This text explains, without legal jargon, exactly what the rules of international human rights are and what they should be, how they have developed, and in what courts and tribunals they may be asserted and vindicated. There is a discussion of the development of human rights as philosophy, then as law. A series of chapters deal with particular late-1990s issues, also explaining the procedures for asserting the rules in different courts and tribunals. A concluding chapter makes proposals for the future, suggesting a shift from diplomacy to institutions which can recognize and enforce human rights rules. The book includes an analysis of the war crimes trials at the Hague, the first occasion since Nuremburg on which the international community has attempted to punish violators of human rights.
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Geoffrey Robertson QC, a British barrister, has appeared as counsel in many landmark human rights cases, including the trial that exposed Iraqgate and the commission that exposed the international plot to arm the Medellín cartel in Colombia. He is head of Doughty Street Chambers and visiting professor in human rights at Birkbeck College. His books include Freedom, the Individual and the Law; Media Law; and a memoir, The Justice Game.From Publishers Weekly:
A British lawyer long involved in human rights observations and tribunals, Robinson writes of the history and the contemporary politics of international human rights. He devotes a chapter each to the history of human rights law; the case of General Pinochet; the "Guernica Paradox" (that is, bombing in the service of human rights); the International Court; and recent events in the Balkans, East Timor, Latin America and the U.S. An unabashed supporter of international military intervention, Robinson puts individuals' rights above the right of national sovereignty. Passionate almost to a fault, he occasionally even argues that morality, the defense of human rights, should supersede the rule of international law. To his credit, he is consistently willing to criticize all sidesAand he does criticize the U.S. Congress (for what he says is its occasional desire to place U.S. interests above international human rights), U.N. Secretary-General Kofi Annan (for what Robinson considers his occasional incompetence) and anyone who'd excuse human rights violations in the name of cultural relativism. The author's disgust with the U.N.'s inaction leads him to propose that the human rights community form a separate organization to deal with the issue. At times, Robinson's intense focus on law may blind him to important holes in his argument. But overall, this is an erudite book that adds sophistication to the debate on a crucial subject. (Aug.)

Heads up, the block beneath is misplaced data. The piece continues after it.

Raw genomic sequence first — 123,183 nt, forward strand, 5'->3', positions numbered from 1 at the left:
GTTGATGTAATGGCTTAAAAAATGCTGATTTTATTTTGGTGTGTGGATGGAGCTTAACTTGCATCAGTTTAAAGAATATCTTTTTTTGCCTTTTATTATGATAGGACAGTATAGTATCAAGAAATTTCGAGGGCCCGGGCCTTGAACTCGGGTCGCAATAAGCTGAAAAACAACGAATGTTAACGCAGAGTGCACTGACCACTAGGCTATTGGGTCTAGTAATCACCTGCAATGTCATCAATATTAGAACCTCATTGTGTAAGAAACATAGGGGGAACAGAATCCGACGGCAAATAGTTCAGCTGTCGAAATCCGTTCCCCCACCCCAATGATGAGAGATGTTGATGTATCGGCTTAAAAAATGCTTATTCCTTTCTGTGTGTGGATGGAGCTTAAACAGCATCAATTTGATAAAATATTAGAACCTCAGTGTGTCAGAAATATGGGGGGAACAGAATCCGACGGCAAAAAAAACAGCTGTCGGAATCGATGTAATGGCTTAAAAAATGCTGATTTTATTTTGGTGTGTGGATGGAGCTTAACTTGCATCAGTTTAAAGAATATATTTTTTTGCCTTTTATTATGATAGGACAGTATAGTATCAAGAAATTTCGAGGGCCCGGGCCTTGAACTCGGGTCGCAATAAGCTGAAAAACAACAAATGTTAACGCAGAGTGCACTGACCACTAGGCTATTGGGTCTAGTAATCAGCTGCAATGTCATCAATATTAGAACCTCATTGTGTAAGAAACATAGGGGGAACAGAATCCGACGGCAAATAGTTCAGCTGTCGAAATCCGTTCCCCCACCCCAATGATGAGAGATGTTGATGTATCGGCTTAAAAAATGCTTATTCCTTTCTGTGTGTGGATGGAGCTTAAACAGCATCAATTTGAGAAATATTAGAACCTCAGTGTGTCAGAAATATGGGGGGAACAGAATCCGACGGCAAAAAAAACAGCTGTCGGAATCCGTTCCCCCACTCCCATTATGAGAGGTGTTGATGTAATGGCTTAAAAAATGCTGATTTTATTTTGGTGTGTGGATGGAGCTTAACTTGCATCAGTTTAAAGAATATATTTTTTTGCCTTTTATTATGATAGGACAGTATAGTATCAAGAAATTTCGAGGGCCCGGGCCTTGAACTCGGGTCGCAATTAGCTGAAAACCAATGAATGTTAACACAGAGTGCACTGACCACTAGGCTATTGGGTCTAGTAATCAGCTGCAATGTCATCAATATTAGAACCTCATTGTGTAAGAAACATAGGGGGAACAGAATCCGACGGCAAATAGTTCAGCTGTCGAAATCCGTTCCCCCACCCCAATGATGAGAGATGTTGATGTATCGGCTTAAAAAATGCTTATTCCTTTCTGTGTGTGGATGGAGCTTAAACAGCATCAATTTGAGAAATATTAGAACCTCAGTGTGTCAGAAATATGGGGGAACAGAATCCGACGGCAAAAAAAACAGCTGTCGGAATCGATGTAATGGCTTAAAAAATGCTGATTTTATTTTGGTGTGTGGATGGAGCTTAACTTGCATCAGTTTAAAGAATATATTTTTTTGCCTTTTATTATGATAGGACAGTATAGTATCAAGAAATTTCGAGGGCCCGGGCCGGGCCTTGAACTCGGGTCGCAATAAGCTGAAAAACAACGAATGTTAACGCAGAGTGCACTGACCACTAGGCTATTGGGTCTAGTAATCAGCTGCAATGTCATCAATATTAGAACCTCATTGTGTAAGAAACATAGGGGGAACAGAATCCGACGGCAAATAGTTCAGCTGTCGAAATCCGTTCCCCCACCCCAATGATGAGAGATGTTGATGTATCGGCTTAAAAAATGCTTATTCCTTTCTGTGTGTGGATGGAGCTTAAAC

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Book Description Paperback. Book Condition: Very Good. The book has been read, but is in excellent condition. Pages are intact and not marred by notes or highlighting. The spine remains undamaged. Bookseller Inventory # FPS0140250298VG
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Book Description Penguin, London, 2000, 2000. 20.0 x 14.0cms, 554pp, very good+ paperback & cover (owner's inscription) Robertson argues that the 21st century would be the age of enforcing human rights. Bookseller Inventory # 116526
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